We collected these data at the time of writing.
ETH ticker: $ETH
Max Supply: ∞
Total Supply: 122,373,866
Circulating Supply: 122,373,866 ETH
Market Cap: $192,409,631,179
Fully Diluted Market Cap: $192,379,322,987
All-Time High Nov 16, 2021: $4,891.70
All-Time Low Oct 21, 2015: $0.4209
TPS (Transactions per second): 27 (average)
Developer Activity: High
Market Dominance: 18.75%
Market Rank: #2
Why Ethereum Use Proof of Stake Now?
The Ethereum white paper states that the system uses proof-of-work consensus. Yet, it made mention of the switch to proof of stake. Because it is more secure and requires less energy, Ethereum turned on its proof-of-stake mechanism in 2022. In comparison to the prior proof-of-work architecture, it is also superior for adopting new scaling methods.
Some consensus procedures employed by blockchains to reach distributed consensus are based on proof-of-stake. By investing effort, miners in proof-of-work demonstrate that they are putting money at risk. Ethereum uses proof-of-stake, in which validators voluntarily stake money in the form of ETH into an Ethereum-based smart contract. If the validator acts dishonestly or carelessly, this staked ETH serves as collateral that may be lost. The validator is therefore in charge of ensuring that newly created blocks are validly propagated throughout the network as well as occasionally producing and propagating new blocks.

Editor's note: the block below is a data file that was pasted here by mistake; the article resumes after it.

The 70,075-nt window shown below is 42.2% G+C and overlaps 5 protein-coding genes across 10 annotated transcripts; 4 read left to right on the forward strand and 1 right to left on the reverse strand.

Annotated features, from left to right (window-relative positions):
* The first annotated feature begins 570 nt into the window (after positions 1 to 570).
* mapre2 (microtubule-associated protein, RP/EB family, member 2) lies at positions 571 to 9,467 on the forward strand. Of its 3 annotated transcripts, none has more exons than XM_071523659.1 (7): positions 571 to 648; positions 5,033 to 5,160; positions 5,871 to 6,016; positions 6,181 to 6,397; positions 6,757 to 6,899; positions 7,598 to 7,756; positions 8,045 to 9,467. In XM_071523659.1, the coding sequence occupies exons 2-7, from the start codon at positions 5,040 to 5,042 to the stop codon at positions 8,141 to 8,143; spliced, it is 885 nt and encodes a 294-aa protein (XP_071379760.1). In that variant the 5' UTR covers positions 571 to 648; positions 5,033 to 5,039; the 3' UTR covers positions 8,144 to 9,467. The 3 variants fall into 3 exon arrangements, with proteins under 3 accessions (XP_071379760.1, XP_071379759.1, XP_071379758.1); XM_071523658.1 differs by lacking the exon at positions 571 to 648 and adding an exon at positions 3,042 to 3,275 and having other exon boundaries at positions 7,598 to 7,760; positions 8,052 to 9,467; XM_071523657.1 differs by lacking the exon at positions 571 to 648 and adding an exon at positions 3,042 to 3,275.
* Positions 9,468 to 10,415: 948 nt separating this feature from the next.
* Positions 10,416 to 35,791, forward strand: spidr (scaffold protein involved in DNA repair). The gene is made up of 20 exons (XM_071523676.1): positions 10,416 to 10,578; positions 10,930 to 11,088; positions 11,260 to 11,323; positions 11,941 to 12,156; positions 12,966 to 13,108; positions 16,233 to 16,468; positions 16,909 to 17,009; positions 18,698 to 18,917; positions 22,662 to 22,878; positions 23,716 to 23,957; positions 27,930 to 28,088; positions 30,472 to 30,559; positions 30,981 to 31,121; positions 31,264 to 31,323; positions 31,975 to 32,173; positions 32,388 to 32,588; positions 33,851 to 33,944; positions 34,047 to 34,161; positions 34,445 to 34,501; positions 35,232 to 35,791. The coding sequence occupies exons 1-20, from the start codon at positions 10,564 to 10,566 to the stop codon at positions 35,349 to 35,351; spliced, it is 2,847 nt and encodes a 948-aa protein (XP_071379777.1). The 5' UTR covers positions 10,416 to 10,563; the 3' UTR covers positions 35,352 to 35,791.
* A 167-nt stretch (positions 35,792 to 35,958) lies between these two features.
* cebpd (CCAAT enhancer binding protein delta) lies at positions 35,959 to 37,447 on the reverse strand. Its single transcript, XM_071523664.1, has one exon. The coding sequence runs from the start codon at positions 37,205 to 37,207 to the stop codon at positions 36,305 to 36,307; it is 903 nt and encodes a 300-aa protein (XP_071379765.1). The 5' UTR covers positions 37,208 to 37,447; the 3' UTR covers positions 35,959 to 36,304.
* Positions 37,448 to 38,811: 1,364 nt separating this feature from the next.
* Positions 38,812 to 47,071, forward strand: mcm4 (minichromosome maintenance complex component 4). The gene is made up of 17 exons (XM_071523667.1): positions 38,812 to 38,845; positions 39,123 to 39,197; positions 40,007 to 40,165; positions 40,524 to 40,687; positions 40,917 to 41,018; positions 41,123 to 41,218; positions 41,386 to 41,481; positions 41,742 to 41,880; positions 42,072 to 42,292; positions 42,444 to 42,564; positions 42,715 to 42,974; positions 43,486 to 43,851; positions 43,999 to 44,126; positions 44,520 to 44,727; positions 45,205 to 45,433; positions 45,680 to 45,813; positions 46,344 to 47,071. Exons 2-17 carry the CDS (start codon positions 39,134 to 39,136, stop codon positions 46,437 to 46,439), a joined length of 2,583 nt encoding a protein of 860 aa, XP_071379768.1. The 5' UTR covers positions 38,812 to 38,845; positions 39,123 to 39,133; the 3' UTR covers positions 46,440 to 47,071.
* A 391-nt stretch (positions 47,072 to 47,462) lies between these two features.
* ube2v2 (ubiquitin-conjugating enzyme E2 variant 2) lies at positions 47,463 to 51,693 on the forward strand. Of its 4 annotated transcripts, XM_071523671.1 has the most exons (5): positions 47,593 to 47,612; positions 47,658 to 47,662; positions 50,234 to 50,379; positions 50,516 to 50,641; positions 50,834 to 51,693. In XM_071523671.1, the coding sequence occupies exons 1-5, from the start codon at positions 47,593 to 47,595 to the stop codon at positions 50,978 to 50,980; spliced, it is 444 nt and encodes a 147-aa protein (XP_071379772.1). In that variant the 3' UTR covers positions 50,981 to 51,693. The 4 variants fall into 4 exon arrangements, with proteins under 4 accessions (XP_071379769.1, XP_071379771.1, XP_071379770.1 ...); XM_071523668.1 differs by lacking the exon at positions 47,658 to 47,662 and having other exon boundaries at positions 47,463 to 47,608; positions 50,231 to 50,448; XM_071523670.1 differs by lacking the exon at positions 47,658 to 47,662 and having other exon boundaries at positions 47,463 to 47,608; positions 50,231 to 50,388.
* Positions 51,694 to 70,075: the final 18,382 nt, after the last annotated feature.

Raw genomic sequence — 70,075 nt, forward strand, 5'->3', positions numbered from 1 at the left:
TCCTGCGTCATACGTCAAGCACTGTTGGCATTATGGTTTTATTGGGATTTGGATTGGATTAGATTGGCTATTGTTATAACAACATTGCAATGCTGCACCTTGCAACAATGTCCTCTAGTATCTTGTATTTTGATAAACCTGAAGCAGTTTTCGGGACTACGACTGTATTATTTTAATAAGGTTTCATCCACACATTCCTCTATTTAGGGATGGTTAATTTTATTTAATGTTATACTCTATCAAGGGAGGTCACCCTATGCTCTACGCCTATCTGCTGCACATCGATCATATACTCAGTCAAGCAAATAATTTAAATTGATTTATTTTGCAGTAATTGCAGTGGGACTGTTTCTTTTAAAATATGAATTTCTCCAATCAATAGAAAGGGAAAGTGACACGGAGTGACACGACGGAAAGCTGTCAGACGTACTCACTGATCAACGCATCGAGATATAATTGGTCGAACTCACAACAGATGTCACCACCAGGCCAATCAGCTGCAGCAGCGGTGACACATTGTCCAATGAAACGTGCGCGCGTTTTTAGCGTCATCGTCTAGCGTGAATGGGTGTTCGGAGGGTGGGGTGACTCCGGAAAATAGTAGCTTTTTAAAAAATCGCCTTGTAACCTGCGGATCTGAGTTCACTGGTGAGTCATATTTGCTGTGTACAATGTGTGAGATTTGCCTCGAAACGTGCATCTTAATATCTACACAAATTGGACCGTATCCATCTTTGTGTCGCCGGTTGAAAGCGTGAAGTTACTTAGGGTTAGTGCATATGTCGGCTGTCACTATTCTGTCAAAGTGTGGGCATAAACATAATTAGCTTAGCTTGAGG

Improvements to the now-deprecated proof-of-work system include the following:
- Improved energy efficiency: Proof of stake computations don't use as much energy. Because it doesn't require mining like proof of work.
- Lower access barriers and fewer hardware requirements: You can create new blocks without any expensive equipment.
- Better chances of Decentralization: Proof-of-stake should result in more nodes safeguarding the network, reducing the possibility of centralization.
- More Participants: The low energy demand means that less ETH needs to be issued to encourage participation.
- Economic penalties: Bad behavior makes 51% style attacks for an attacker much more expensive than proof-of-work.
- Possibility of restoring chain: If a 51% attack manages to get past the crypto-economic barriers, the community can turn to social recovery to restore an honest chain.
Five Stages of Ethereum Development
Vitalik Buterin, the co-founder of Ethereum explained the five phases of development. The stages are:
- The Merge
- The Surge
- The Verge
- The Purge
- The Splurge
During The Merge, the execution layer of Ethereum's existing blockchain and The Beacon Chain will "merge" (the consensus layer). In other words, proof-of-stake will replace Ethereum's current proof-of-work consensus mechanism.
The measure is anticipated to reduce Ethereum's net issuance while 99% reducing its power usage. Many believe that ETH issuance will eventually turn net negative, earning it the nickname "ultrasound money."
The asset rose this month when an ecosystem developer suggested that the Merge upgrade would go live on September 19. According to Vitalik, testing for the Merge is currently 90% complete, and after its deployment, Ethereum will be around 55% complete.
The Surge phase, which will introduce sharding to the Ethereum network, will come next. Sharding is a scaling technique that divides Ethereum into distinct "shards" to distribute the computational load across the network. According to Vitalik's predictions from January, this update, which is scheduled for 2023, will bring Ethereum to about 80% of its final state.